In T20 cricket, PNG are far more formidable. They won the South Australian Premier League T20 competition last year and, with a one-wicket win in the final, retained their title this month.
For Siaka, T20 is his "favourite format". His penchant for thumping the ball over midwicket, and his improving auxiliary legspin and electric fielding (he scored a spectacular direct hit from mid-off against Hong Kong) make him ideally suited to the format.
Siaka could soon show as much at a global event. While PNG narrowly missed out on qualification for the World Cup, the squad is eyeing the 2016 World T20 as the next step in their development. "I want to play in a World Cup," Siaka says. "When I travel with the boys they've been planning for the World Cup. We have to work harder from here."
In September, the squad became full-time cricketers. For Siaka this means he no longer has to juggle opening the batting for his country with working for Cricket PNG as a groundsman.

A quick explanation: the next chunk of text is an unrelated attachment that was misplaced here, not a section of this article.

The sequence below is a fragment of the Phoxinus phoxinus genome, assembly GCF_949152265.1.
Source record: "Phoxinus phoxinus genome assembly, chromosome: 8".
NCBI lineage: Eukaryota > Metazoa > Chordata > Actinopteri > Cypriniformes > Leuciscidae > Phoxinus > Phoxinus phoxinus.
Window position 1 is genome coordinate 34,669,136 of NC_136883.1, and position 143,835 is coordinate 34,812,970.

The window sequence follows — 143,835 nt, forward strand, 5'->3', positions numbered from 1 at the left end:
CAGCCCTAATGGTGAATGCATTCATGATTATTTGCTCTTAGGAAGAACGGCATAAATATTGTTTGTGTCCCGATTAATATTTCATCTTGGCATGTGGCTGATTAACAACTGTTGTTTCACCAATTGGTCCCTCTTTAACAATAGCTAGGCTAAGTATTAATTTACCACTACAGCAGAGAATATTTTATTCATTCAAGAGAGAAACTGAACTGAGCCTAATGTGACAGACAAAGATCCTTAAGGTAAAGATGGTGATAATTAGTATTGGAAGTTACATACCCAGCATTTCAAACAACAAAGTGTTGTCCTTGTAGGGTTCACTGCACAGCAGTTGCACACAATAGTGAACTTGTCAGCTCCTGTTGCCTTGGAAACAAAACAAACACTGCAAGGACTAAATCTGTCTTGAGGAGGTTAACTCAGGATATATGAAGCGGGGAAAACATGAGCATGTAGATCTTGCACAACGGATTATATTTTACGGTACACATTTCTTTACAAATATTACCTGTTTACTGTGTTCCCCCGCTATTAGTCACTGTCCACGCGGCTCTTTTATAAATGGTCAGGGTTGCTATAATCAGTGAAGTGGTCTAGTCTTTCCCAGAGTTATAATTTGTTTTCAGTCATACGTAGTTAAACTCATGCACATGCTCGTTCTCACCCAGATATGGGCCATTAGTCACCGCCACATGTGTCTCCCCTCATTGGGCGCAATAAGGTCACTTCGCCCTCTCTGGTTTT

Cricket is already established as the second most popular sport in PNG, behind rugby league. "More and more people are playing cricket. Cricket is getting bigger back home," Siaka reflects. The game now has the opportunity to kick on, thanks to PNG's success on the field and an enlightened approach by Cricket Australia and New Zealand Cricket, who have both pledged some of their World Cup proceeds to build over 100 synthetic wickets in the country.
A Papuan forging a successful career with an Australian state would be another landmark moment. As Greg Campbell, the chief executive of Cricket PNG, recently put it: "We just need a boy to crack a KFC Big Bash game, or even a [Sheffield] Shield game, and then it's like everything - once you see someone playing on the telly, you keep saying, 'Well, I want to play that game.'"
The latest product of Hanuabada looks like the most realistic candidate to realise that tantalising prospect and prove that there is no glass ceiling to what a Papuan cricketer can achieve. Siaka offers the promise of being a flagbearer for PNG and the wider Associate world.
Tim Wigmore is working on a collaborative book on Associate cricket, out in January 2015